Jenny @ Reading the End

January 18, 2016, 4:53 pm

I think they do a BIT. I don’t, for instance, try to read everything on a given awards list, but I do at least become more likely to remember a book’s name if it’s getting all kinds of awards. The awards that will make me more likely to read a book are probably the Tournament of Books and the Costa Awards. I’ve had good luck with those ones.


January 18, 2016, 7:21 pm

I never used to pay much attention to awards, but about a year ago I decided to set myself the challenge of reading all the shortlisted books for the Walter Scott Prize for Historical Fiction. I’m about halfway through now, and although most of them were books I would probably have read anyway, I’ve also discovered some great books that I might never have picked up otherwise.

Literary Feline

January 19, 2016, 12:20 am

I can’t really say that awards do affect my reading. There was a time when it was otherwise–just by a small degree. I don’t follow any of the book awards these days.

Laurie C

January 20, 2016, 3:06 am

I pay attention to my home state’s book awards (Massachusetts Book Awards) and for some reason, if I hear something won the Man Booker Prize or was shortlisted for that prize, I’m likely to want to read it more. The Pulitzer and National Book Award and other awards I tend not to pay as much attention to. The Orange Prize is more on my radar lately, though!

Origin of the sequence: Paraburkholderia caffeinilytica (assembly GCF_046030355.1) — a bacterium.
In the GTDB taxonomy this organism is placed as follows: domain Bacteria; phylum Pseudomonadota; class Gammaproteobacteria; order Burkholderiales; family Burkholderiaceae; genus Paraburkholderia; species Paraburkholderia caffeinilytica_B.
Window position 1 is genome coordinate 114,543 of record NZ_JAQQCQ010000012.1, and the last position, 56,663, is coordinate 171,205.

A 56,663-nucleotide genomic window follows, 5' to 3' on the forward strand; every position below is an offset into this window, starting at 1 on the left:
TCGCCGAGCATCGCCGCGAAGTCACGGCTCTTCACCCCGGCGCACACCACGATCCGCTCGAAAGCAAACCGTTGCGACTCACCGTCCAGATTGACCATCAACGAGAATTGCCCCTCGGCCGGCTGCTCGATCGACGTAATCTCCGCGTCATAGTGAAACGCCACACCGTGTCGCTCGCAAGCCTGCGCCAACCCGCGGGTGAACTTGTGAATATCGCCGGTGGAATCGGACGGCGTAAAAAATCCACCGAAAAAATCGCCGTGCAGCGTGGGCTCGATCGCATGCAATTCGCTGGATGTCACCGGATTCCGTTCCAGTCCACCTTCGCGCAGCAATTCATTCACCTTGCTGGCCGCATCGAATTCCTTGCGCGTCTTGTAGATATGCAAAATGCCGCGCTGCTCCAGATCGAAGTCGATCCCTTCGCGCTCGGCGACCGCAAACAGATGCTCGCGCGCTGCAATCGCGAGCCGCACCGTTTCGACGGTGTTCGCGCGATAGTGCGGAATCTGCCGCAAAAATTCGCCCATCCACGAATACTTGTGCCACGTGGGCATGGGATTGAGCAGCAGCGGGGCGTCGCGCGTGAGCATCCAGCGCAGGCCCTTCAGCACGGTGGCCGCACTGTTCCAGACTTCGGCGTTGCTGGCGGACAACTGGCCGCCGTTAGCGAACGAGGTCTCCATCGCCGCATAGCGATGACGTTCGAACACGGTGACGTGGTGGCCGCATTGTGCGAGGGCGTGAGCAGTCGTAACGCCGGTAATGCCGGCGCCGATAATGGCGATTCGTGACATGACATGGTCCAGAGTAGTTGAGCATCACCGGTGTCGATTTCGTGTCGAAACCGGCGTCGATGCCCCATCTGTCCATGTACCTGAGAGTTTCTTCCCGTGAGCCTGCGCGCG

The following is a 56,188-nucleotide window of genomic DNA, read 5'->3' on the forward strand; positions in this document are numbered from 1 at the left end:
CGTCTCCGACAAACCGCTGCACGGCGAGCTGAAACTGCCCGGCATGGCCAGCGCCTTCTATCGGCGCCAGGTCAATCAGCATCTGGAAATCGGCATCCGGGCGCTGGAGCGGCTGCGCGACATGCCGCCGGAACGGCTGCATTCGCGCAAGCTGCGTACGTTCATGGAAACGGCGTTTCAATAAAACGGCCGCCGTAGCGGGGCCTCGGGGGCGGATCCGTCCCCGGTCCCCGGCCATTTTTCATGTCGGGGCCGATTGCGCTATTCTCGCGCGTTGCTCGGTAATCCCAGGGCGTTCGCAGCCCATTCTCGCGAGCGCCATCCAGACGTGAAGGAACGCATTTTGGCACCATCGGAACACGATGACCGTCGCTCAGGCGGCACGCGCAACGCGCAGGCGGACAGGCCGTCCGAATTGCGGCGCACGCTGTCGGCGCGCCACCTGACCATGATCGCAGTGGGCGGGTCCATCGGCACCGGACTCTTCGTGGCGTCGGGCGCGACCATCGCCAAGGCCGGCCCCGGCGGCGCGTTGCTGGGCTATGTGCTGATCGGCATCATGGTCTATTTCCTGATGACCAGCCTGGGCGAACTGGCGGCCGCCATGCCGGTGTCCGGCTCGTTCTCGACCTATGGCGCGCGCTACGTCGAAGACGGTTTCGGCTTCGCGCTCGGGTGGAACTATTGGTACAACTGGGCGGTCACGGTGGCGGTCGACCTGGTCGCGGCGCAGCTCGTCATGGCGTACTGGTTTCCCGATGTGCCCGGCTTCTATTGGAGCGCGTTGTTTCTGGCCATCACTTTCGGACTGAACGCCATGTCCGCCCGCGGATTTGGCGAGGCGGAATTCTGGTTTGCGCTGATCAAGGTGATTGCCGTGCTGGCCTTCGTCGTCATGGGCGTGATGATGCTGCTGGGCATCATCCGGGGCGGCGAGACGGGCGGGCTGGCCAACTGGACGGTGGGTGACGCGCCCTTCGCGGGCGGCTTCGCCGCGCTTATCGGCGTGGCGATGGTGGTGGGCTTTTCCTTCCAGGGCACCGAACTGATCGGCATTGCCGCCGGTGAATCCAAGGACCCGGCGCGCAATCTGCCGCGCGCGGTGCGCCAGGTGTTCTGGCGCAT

January 20, 2016, 9:39 am

Jessica: That’s a good point to have, that it adds a reason. I like that, icing on the cake.

Jenny: I admire people who do, especially when they read longlists, though I wonder how they find the time! Yes, the name being out there a lot helps. I haven’t heard of the Tournament of Books but the Costa ones sound good – lots of categories if I recall correctly? Plenty of choice.

Helen: That’s quite something, well done! I can imagine you’ve a good list of recommendations on your hands.

Literary Feline: I wonder if I’m going through my small degree, as it were. I do think it’s good to have a balance of award books and others if you do read them.

Laurie: I like how you promote writers through your posts on you state’s awards. I wonder if it’s that second opinion, as such, in regards to your ‘for some reason’? The Orange Prize does seem to choose some great books (though admittedly I wasn’t keen on The Tiger’s Wife).

Laurie C

January 20, 2016, 12:53 pm

I didn’t really like The Tiger’s Wife either! But I think the only reason I read it at all was that it had won the prize.


February 7, 2016, 9:05 pm

Sometimes yes, sometimes no. I remember reading the shortlist for the Bailey’s prize in 2014 and loving them, doing the same in 2015 and being disappointed, which has put me off doing the same this year. I’ve read some amazing books from following awards, and some awful ones as well. I guess it depends on how closely the judges tastes match my own and how good they are at spotting spectacular books.